The self-styled "general" of one of Croydon's most notorious gangs is back on British streets after a Government bid to deport him failed.

An immigration tribunal ruled Joland Giwa, former leader of Don't Say Nothing, should be freed from detention, calling time the Home Office's four-year battle to boot him out of the UK.

Giwa is now required to live near Cardiff, Wales, after being bailed by the independent Immigation and Asylum Tribunal last month.

He is banned from entering any part of London. 

The 24-year-old, said to have once commanded up to 80 gang members, was jailed for 27 months for two robberies in October 2008 and was set to be automatically deported upon his release.

But the deportation bid stalled amid a struggle to establish his nationality.

Giwa maintains he is from Sierra Leone but the country insists he is Nigerian, a claim rejected by the Nigerian authorities.

Linguistics experts, brought in to analyse Giwa's voice and establish his origins, failed to conclusively prove his nationality.

In October, a High Court judge said there was a "significant risk" of Giwa reoffending but ruled he should go free if the Home Office could not deport him within three months.

He is now living in south Wales after the tribunal granted his release, ending a 56-month stint in immigration detention during which he went on hunger strike in protest at his incarceration.

A Home Office spokeswoman said: "We vigorously opposed this individual's application for bail and we are very disappointed by the court's decision.

"He will be subject to rigorous monitoring, including an electronic tag, and we are continuing to fight for his removal from the UK."

Giwa's bail conditions prohibit his return to Croydon or any other London borough. They also require him to sign on at a Border Agency reporting centre in Cardiff twice a week, as well as sleep at a designated address nearby every night.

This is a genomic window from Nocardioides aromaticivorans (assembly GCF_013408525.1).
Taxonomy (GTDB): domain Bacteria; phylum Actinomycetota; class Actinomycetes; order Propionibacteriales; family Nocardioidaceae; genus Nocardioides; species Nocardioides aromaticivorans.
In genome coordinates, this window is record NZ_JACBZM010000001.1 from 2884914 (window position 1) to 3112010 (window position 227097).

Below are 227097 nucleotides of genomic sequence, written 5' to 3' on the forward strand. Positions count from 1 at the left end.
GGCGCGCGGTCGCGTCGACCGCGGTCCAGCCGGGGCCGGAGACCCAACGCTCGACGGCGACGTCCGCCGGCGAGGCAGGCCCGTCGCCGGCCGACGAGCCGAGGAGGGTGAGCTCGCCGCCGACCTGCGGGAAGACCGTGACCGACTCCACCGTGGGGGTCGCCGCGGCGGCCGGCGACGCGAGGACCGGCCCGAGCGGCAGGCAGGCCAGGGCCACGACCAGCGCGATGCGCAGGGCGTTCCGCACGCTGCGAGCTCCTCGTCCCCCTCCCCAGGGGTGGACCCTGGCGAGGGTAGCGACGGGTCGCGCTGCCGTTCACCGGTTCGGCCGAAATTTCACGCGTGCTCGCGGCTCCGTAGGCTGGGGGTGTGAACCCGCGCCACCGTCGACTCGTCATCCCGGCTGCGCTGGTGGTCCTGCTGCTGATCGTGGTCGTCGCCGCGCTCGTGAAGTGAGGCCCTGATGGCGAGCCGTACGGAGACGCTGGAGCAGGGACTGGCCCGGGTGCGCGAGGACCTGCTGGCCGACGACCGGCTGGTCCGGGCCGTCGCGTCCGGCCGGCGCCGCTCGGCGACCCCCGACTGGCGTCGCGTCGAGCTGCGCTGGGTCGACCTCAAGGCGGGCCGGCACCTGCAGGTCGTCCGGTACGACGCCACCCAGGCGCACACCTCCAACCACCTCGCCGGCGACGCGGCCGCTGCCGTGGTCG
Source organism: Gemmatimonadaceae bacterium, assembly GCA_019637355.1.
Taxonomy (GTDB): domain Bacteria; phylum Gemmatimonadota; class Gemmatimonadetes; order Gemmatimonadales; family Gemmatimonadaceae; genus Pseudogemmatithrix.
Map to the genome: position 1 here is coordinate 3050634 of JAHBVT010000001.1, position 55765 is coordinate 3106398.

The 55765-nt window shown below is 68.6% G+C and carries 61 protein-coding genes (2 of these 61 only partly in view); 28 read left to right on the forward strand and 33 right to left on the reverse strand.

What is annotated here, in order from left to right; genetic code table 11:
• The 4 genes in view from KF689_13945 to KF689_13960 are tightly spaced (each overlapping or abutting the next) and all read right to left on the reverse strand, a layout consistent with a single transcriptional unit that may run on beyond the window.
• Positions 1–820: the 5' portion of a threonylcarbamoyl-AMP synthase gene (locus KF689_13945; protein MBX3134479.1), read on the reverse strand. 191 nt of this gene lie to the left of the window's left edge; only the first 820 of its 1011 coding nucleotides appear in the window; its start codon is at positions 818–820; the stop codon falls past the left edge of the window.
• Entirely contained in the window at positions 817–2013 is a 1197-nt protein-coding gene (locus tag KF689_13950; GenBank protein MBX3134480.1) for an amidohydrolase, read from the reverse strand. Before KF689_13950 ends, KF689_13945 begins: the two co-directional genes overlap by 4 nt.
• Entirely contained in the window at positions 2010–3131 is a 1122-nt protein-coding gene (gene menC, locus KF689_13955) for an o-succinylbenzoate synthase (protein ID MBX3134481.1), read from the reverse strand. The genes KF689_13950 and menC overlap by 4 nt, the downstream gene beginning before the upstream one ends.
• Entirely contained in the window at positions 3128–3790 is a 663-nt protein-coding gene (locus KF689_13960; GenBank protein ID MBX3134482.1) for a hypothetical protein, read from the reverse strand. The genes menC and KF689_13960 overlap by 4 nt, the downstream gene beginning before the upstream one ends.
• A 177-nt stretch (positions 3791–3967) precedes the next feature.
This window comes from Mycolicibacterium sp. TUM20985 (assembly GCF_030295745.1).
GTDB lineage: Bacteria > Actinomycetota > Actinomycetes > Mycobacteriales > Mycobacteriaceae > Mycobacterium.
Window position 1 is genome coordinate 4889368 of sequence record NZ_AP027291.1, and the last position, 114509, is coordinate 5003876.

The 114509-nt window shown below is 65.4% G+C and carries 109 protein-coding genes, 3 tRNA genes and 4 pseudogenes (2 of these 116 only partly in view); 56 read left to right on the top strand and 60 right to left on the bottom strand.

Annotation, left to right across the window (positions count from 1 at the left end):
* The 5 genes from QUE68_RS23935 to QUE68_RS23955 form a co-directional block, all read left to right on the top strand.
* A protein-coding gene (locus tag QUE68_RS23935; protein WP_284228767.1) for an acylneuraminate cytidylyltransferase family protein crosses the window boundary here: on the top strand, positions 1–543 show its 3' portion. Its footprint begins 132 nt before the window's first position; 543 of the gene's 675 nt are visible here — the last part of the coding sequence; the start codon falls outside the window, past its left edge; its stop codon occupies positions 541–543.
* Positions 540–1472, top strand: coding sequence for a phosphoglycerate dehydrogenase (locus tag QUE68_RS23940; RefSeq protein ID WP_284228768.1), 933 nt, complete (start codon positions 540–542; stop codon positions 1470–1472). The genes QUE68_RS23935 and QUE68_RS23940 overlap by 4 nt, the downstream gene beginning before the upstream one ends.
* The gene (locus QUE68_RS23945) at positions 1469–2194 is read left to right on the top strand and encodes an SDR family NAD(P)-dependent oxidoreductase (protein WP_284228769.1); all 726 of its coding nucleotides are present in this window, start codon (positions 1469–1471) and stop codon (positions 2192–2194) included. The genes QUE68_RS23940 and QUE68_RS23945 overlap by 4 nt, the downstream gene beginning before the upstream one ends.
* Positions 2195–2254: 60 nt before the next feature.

Croydon Guardian: Joland Giwa

Giwa was jailed in 2008

During October's High Court hearing, Government lawyers and police officers told judges Giwa's criminality extended "well beyond" the offences of which he was convicted and that Don't Say Nothing had been the highest profile and most violent of the borough's gangs.

Sgt Darin Birmingham, former chief of Croydon police's gangs unit, told the court: "Joland Giwa is a serious threat to the public and other young people. He has a clear propensity for violence.

"It is well-known on the streets of Croydon that he has been charged with numerous offences but witnesses will not assist at court or pursuing allegations through fear.

"What makes him a leader and a man different from the others is his no-fear attitude of confrontation and violence, his gang and young youths are scared of him, and his violent behaviour and readiness at any times to use knives and weapon."

Giwa and his twin brother Mikey arrived in the UK on a flight from Nigeria in 1999, when they were aged just 10. They flew without a guardian and their parents are believed to be dead.